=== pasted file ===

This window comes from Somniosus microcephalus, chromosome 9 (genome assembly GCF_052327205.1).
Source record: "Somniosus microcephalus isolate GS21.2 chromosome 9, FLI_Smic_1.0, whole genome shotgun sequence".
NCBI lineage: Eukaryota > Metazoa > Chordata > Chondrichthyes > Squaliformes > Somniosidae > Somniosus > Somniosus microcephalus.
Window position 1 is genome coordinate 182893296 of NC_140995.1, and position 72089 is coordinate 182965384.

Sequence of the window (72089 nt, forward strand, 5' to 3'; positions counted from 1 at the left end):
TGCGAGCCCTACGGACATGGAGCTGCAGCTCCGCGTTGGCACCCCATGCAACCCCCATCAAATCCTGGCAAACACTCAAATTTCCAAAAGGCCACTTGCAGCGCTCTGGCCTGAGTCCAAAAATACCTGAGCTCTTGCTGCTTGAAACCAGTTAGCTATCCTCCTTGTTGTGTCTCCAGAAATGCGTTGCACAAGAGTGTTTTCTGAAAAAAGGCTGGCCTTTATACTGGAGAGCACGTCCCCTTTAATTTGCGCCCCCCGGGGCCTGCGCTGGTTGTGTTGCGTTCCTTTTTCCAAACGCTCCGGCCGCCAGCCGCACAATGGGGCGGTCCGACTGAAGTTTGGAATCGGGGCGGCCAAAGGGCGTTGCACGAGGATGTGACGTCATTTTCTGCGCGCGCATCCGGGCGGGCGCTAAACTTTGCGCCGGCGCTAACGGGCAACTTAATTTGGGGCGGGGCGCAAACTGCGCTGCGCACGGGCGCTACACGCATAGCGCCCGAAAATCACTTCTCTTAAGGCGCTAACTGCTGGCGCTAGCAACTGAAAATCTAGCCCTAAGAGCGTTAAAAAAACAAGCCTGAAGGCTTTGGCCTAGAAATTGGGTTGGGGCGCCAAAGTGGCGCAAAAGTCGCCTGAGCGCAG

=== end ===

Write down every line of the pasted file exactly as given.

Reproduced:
This window comes from Somniosus microcephalus, chromosome 9 (genome assembly GCF_052327205.1).
Source record: "Somniosus microcephalus isolate GS21.2 chromosome 9, FLI_Smic_1.0, whole genome shotgun sequence".
NCBI lineage: Eukaryota > Metazoa > Chordata > Chondrichthyes > Squaliformes > Somniosidae > Somniosus > Somniosus microcephalus.
Window position 1 is genome coordinate 182893296 of NC_140995.1, and position 72089 is coordinate 182965384.

Sequence of the window (72089 nt, forward strand, 5' to 3'; positions counted from 1 at the left end):
TGCGAGCCCTACGGACATGGAGCTGCAGCTCCGCGTTGGCACCCCATGCAACCCCCATCAAATCCTGGCAAACACTCAAATTTCCAAAAGGCCACTTGCAGCGCTCTGGCCTGAGTCCAAAAATACCTGAGCTCTTGCTGCTTGAAACCAGTTAGCTATCCTCCTTGTTGTGTCTCCAGAAATGCGTTGCACAAGAGTGTTTTCTGAAAAAAGGCTGGCCTTTATACTGGAGAGCACGTCCCCTTTAATTTGCGCCCCCCGGGGCCTGCGCTGGTTGTGTTGCGTTCCTTTTTCCAAACGCTCCGGCCGCCAGCCGCACAATGGGGCGGTCCGACTGAAGTTTGGAATCGGGGCGGCCAAAGGGCGTTGCACGAGGATGTGACGTCATTTTCTGCGCGCGCATCCGGGCGGGCGCTAAACTTTGCGCCGGCGCTAACGGGCAACTTAATTTGGGGCGGGGCGCAAACTGCGCTGCGCACGGGCGCTACACGCATAGCGCCCGAAAATCACTTCTCTTAAGGCGCTAACTGCTGGCGCTAGCAACTGAAAATCTAGCCCTAAGAGCGTTAAAAAAACAAGCCTGAAGGCTTTGGCCTAGAAATTGGGTTGGGGCGCCAAAGTGGCGCAAAAGTCGCCTGAGCGCAG